Court Rules Against United’s Offsetting Policy

UnitedHealth Group’s policy of withholding payments to out-of-network physicians and doctors in order to recover previous overpayments – a practice known as cross-plan offsetting – is not permissible and may even violate The Employee Retirement Income Security Act (ERISA).

That was the long-awaiting ruling from the Eighth Circuit Court of Appeals issued last week. The case, Peterson v. UnitedHealth Group Inc., could have implications down the road for the health insurance industry since cross-plan offsetting has become a common practice.

Cross-plan offsetting works like this: In the course of processing millions of claims, insurers sometimes overpay healthcare providers. If the overpayments are made to in-network providers, then the insurer can recover the money because it has agreements in place with those providers that permit it to off-set the overpayment by withholding money from future payments.

However, in 2007, United began to offset payments made not only to in-network providers, but also to out-of-network providers, even where the overpayment was made from one plan and the offset was taken from a different plan – a practice known as cross-plan offsetting.

United’s argument for implementing the practice was that if they erroneously overpaid an out-of-network provider, and that provider refuses to return the overpayment, they have no recourse to get the money back because the provider is not under contract with the insurer.

Two out-of-network providers filed lawsuits alleging that United Intentionally failed to fully pay for services to United plan beneficiaries as a way to offset overpayments to the same providers from other United administered plans. (United administers fully-insured health plans for which United collects insurance premiums from the employer’s plans and uses its own funds to pay claims.)

The providers, who treated patients insured by ERISA-covered health plans administered by United, alleged that United’s plan documents do not allow such a practice. They also argued that, in engaging in cross-plan offsetting, United violated ERISA by furthering its own interests at the expense of its insured. (The plaintiffs pursued the claims not on behalf of themselves, but as assignees of the ERISA plan participants.)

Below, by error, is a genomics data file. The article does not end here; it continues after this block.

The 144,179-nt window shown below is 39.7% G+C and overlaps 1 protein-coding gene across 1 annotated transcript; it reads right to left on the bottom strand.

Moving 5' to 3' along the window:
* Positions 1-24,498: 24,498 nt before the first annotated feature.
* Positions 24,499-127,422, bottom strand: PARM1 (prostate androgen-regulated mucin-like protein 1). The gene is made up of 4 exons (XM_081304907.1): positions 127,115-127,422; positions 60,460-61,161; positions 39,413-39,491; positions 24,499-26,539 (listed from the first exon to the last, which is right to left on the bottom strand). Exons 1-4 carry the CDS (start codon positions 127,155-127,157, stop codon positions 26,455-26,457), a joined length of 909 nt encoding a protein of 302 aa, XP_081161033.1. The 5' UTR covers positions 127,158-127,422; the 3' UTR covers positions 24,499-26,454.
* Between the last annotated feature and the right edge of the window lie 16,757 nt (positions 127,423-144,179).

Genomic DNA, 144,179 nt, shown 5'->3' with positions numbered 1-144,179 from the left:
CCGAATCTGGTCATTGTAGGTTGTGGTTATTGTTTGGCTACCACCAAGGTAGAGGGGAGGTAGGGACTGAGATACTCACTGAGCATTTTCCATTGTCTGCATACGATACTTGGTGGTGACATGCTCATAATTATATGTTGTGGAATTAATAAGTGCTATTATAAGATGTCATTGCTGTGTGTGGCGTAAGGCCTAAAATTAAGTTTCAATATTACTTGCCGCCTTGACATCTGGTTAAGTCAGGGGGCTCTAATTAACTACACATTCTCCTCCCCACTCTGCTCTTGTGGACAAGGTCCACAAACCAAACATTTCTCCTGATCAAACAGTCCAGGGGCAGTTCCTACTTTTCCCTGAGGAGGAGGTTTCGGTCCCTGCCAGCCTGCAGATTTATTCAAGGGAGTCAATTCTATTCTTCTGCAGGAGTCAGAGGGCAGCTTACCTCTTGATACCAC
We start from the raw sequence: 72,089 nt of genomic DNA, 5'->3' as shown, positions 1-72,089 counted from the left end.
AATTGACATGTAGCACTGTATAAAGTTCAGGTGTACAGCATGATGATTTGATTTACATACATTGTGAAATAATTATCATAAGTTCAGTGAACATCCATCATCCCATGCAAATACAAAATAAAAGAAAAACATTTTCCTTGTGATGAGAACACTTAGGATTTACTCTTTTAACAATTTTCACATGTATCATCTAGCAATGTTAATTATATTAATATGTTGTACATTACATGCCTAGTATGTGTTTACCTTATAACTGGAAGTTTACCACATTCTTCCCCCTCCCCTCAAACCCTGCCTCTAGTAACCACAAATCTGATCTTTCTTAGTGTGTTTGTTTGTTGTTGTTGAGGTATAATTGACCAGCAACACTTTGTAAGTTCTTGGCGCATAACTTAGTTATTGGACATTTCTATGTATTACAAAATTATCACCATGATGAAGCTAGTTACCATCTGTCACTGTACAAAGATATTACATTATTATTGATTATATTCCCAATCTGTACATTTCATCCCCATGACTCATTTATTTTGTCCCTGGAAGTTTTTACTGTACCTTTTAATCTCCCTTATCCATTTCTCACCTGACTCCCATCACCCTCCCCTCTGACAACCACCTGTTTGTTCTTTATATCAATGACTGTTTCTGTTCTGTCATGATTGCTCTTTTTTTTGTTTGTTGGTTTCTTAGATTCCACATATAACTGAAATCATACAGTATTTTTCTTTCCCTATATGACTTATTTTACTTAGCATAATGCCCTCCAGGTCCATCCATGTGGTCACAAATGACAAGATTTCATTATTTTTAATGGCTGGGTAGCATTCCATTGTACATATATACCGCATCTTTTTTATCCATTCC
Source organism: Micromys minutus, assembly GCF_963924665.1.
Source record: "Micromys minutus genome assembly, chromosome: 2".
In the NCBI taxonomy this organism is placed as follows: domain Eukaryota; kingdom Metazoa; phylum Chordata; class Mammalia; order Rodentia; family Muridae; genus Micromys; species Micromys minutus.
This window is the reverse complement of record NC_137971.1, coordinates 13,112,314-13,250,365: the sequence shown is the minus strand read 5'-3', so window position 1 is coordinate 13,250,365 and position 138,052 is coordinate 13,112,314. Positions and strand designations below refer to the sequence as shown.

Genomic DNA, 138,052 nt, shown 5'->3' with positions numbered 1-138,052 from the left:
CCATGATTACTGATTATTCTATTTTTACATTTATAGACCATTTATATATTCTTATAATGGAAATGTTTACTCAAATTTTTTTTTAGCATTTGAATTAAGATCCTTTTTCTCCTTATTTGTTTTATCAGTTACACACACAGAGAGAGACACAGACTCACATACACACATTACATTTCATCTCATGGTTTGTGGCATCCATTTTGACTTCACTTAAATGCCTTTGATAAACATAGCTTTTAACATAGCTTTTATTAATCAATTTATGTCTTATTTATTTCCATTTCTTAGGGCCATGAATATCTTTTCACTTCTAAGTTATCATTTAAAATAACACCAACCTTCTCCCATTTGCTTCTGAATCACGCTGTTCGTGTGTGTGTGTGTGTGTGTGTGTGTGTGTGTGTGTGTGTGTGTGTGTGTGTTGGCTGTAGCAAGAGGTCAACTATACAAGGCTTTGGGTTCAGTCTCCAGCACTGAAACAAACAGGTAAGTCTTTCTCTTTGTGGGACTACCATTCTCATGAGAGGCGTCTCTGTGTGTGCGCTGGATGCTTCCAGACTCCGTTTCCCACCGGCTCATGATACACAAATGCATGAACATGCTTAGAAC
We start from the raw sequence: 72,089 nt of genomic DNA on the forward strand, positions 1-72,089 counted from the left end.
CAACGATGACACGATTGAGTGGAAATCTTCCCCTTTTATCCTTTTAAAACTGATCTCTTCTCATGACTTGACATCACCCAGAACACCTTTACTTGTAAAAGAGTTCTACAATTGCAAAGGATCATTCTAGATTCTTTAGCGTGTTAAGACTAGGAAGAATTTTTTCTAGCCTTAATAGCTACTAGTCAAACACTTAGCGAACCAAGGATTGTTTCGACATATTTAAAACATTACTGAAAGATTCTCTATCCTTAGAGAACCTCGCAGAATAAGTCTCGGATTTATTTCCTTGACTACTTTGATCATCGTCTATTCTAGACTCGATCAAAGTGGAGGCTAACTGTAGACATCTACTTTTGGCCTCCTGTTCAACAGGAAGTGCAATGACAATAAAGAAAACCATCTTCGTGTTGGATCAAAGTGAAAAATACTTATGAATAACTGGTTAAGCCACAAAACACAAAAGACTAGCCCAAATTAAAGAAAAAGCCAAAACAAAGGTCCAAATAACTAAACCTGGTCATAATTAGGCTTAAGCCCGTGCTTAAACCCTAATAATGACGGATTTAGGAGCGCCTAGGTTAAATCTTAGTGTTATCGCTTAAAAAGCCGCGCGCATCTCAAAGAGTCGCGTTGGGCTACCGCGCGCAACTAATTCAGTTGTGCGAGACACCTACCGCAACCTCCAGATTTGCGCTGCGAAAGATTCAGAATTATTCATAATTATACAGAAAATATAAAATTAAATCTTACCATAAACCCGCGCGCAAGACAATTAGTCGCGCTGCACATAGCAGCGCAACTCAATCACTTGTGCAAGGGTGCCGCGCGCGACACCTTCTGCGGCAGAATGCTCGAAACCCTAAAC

The U.S. Department of Labor outlined in its Amicus brief: “When United refused to pay legitimate claims on behalf of the participants of one plan (“Plan B”) in order to recoup overpayments on behalf of different participants in a separate plan (“Plan A”), United burdened the participants in Plan B with the obligation to pay for services that should be covered by their plan. United’s conduct harmed the Plan B participants to further the interests of unrelated participants in other plans. Moreover, these transactions were structured by United to allow United to profit by recouping its own alleged overpayments for its fully-insured plans that are funded through its own accounts with payments from self-insured plans that are funded by plan sponsors and their employees.”

The lawsuits were consolidated and in March 2017, a United States District Judge for the District of Minnesota agreed and entered a partial summary judgment on the issue of liability. In his ruling, the district court judge opined that “Cross-plan offsetting advantages United and disadvantages providers. When United and a provider dispute whether a claim was overpaid, cross-plan offsetting allows United to act as judge, jury and executioner.”

The Eighth Circuit, which affirmed the lower court ruling wrote: “Nothing in (United’s) plan documents even comes close to authorizing cross-plan offsetting …” The court went on to state that “While we need not decide here whether cross-plan offsetting necessarily violates ERISA, at the very least it approaches the line of what is permissible.”

Although the ruling is limited in its scope, there are other similar cases that have been filed that could have implications for the industry.

The Health Law Offices of Anthony C. Vitale represents providers involved in ERISA plan overpayments that have been the subject of cross-plan offsetting.  Contact us for additional information at 305-358-4500 or send us an email to info@vitalehealthlaw.com and let’s discuss how we might be able to assist you.

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